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I may have have the wrong end of the stick here, but I thought that an outer join was supposed to give me all the records that were in either the (say) left table, along with the matching results from the right table, and nulls where there was no match.

I have 3 tables I need to query. Person and Detail have a direct 1:1 relationship. The third table is Time. This stores hours worked on a weekly basis, per person, per project. I need a count of the number of weeks each person has put down to.

The following gives me the number of weeks that each user has put time down to as long as they have put down > 1 week

SELECT name, detail.clock, COUNT(DISTINCT(week))
FROM person, detail,     
WHERE person.ref = detail.person
AND detail.clock = time.clock
WHERE time.week >= "2010-07-01" 
GROUP BY detail.clock

i.e. this will show the 80/100 people who have entered time.

However I need to see those 20 people who have not yet put time down, so I tried the following outer join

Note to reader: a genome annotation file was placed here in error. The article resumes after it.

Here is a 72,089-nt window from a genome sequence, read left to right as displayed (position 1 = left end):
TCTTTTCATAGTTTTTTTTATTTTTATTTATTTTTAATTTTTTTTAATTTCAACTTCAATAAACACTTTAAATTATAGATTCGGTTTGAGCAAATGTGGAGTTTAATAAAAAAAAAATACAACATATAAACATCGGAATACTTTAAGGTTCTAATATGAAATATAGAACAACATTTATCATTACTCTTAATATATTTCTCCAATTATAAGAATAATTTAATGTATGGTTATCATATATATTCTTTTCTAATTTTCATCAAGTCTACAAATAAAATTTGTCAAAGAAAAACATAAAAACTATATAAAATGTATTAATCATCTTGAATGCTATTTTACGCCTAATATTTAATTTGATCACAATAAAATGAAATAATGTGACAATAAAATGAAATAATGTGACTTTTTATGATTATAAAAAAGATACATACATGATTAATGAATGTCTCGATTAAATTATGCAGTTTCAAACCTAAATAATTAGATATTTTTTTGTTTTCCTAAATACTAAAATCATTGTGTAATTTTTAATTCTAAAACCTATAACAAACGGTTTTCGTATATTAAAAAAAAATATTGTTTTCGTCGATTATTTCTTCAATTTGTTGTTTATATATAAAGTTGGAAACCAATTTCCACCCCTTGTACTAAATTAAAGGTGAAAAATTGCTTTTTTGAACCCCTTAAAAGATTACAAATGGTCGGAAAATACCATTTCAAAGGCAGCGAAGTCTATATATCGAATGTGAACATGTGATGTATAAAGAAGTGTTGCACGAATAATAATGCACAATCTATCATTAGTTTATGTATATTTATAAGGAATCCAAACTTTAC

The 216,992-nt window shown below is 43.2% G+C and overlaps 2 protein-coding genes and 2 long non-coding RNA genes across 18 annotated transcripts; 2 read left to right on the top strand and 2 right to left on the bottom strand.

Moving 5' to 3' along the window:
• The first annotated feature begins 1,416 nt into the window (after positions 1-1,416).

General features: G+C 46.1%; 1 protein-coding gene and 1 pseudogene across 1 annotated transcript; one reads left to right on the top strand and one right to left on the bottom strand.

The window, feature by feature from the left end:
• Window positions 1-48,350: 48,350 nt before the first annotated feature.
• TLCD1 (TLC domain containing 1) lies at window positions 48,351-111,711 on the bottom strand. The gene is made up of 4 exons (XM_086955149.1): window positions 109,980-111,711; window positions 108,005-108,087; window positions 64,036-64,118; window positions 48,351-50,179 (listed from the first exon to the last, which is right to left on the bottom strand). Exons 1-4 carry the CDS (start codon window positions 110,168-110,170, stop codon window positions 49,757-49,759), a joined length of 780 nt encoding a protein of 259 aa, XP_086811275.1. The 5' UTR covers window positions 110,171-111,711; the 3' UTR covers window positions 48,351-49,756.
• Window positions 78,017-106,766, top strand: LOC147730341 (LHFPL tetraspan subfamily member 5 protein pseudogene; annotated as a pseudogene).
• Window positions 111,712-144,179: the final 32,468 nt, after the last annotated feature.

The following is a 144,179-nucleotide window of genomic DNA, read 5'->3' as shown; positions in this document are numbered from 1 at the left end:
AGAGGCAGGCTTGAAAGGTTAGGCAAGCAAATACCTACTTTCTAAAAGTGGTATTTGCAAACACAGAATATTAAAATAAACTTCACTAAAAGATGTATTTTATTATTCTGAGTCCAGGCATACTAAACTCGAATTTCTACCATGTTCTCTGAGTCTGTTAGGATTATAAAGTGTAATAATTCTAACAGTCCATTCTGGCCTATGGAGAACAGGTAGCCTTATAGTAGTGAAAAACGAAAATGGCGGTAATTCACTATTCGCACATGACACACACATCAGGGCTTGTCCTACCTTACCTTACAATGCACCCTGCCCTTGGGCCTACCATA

SELECT name, detail.clock, COUNT(DISTINCT(week))
FROM person LEFT OUTER JOIN detail ON person.ref = detail.person
LEFT OUTER JOIN time ON detail.clock = time.clock
WHERE time.week >= "2010-07-01" 
GROUP BY detail.clock

However this gives me exactly the same result as the first query.

EDIT: I've just discovered part of the problem. In the original version of the pseudo code there was no flittering by date. I've just found that removing the date filter the query behaves more as expected - albeit too slow to be useful, and the date is important.

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up vote 1 down vote accepted

Check out Jeff Atwood's visual guide to JOINs and see if you can get yourself straightened out.

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